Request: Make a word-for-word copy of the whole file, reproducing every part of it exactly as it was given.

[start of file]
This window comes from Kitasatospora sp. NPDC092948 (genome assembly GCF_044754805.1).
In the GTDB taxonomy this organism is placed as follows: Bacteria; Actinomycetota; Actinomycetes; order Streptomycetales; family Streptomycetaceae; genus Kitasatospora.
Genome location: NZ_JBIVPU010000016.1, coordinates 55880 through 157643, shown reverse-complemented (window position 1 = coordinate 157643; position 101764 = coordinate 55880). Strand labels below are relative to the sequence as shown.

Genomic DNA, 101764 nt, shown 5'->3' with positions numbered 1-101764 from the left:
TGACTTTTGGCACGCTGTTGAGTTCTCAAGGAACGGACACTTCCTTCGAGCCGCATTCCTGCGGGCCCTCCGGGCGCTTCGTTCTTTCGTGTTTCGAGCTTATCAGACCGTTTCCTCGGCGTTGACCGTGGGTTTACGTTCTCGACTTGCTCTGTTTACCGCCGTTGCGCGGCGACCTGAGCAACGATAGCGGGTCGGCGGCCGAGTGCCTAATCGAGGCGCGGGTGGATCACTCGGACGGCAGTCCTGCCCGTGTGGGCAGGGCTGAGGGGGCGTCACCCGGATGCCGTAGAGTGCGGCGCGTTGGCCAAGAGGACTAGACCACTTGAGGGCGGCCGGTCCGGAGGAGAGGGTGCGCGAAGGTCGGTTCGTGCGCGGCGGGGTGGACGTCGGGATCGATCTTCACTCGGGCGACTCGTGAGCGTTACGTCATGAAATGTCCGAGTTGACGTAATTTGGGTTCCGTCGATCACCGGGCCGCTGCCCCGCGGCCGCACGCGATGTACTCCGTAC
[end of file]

This window comes from Kitasatospora sp. NPDC092948 (genome assembly GCF_044754805.1).
In the GTDB taxonomy this organism is placed as follows: Bacteria; Actinomycetota; Actinomycetes; order Streptomycetales; family Streptomycetaceae; genus Kitasatospora.
Genome location: NZ_JBIVPU010000016.1, coordinates 55880 through 157643, shown reverse-complemented (window position 1 = coordinate 157643; position 101764 = coordinate 55880). Strand labels below are relative to the sequence as shown.

Genomic DNA, 101764 nt, shown 5'->3' with positions numbered 1-101764 from the left:
TGACTTTTGGCACGCTGTTGAGTTCTCAAGGAACGGACACTTCCTTCGAGCCGCATTCCTGCGGGCCCTCCGGGCGCTTCGTTCTTTCGTGTTTCGAGCTTATCAGACCGTTTCCTCGGCGTTGACCGTGGGTTTACGTTCTCGACTTGCTCTGTTTACCGCCGTTGCGCGGCGACCTGAGCAACGATAGCGGGTCGGCGGCCGAGTGCCTAATCGAGGCGCGGGTGGATCACTCGGACGGCAGTCCTGCCCGTGTGGGCAGGGCTGAGGGGGCGTCACCCGGATGCCGTAGAGTGCGGCGCGTTGGCCAAGAGGACTAGACCACTTGAGGGCGGCCGGTCCGGAGGAGAGGGTGCGCGAAGGTCGGTTCGTGCGCGGCGGGGTGGACGTCGGGATCGATCTTCACTCGGGCGACTCGTGAGCGTTACGTCATGAAATGTCCGAGTTGACGTAATTTGGGTTCCGTCGATCACCGGGCCGCTGCCCCGCGGCCGCACGCGATGTACTCCGTAC